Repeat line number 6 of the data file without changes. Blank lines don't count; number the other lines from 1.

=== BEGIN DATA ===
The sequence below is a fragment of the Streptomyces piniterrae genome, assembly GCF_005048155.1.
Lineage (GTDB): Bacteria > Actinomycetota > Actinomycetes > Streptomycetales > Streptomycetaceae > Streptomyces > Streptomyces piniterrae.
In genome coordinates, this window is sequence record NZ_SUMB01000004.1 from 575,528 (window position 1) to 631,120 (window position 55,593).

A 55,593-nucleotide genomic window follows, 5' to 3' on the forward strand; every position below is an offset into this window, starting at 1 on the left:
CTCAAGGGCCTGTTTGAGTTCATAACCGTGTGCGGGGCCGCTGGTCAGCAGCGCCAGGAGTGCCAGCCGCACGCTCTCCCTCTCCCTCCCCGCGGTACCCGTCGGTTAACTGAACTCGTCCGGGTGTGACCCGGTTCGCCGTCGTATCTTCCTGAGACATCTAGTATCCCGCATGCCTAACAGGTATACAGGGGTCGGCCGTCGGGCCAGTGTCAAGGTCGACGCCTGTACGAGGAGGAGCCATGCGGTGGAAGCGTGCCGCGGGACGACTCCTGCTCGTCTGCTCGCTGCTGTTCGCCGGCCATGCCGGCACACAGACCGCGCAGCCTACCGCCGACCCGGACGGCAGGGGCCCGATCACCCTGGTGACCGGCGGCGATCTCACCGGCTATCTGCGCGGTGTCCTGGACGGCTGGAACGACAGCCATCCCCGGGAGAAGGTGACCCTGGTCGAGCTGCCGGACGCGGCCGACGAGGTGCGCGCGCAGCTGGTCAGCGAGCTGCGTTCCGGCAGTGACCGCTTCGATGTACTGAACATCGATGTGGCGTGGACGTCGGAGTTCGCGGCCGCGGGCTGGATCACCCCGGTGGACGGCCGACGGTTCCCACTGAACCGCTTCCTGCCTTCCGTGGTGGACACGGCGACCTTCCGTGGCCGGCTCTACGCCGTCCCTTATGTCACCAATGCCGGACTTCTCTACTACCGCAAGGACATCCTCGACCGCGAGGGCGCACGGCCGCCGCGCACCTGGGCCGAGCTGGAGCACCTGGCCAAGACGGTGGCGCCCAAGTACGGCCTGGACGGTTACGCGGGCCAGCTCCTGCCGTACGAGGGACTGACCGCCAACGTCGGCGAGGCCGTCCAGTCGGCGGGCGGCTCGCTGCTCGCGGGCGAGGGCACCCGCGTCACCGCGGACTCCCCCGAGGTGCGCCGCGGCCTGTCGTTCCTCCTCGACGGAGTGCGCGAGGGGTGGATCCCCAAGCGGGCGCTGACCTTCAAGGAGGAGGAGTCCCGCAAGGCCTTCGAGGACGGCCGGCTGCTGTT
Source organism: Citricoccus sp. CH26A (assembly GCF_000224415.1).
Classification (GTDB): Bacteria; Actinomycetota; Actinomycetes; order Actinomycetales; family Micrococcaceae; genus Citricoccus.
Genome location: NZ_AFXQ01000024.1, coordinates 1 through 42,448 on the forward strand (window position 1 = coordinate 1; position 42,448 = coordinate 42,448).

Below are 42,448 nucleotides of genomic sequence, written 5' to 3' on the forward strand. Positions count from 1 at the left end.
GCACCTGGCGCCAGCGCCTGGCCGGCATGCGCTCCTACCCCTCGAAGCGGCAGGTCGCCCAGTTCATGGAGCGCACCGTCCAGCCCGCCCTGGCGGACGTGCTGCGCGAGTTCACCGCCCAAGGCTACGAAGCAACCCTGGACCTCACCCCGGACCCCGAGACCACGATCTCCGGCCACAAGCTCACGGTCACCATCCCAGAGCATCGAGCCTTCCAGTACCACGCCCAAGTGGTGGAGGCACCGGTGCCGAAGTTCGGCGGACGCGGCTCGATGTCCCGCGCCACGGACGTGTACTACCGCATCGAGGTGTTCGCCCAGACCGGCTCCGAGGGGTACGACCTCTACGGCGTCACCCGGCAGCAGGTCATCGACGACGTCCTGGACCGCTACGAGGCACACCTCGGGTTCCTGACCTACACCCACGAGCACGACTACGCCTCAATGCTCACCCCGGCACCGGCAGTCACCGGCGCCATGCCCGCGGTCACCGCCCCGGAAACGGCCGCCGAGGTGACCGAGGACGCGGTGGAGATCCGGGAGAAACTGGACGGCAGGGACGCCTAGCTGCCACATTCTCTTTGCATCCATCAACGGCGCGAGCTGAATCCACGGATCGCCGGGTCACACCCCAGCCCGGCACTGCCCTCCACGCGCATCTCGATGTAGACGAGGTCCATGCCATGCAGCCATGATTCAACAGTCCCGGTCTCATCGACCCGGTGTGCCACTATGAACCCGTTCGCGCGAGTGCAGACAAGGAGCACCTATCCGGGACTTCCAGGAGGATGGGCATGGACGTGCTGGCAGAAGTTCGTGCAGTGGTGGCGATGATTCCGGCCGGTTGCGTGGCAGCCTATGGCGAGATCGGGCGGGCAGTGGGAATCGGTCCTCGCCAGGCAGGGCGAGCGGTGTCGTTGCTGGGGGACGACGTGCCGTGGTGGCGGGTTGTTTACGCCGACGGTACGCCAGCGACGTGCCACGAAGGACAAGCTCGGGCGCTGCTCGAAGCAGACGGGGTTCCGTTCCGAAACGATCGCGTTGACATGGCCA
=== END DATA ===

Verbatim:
Source organism: Citricoccus sp. CH26A (assembly GCF_000224415.1).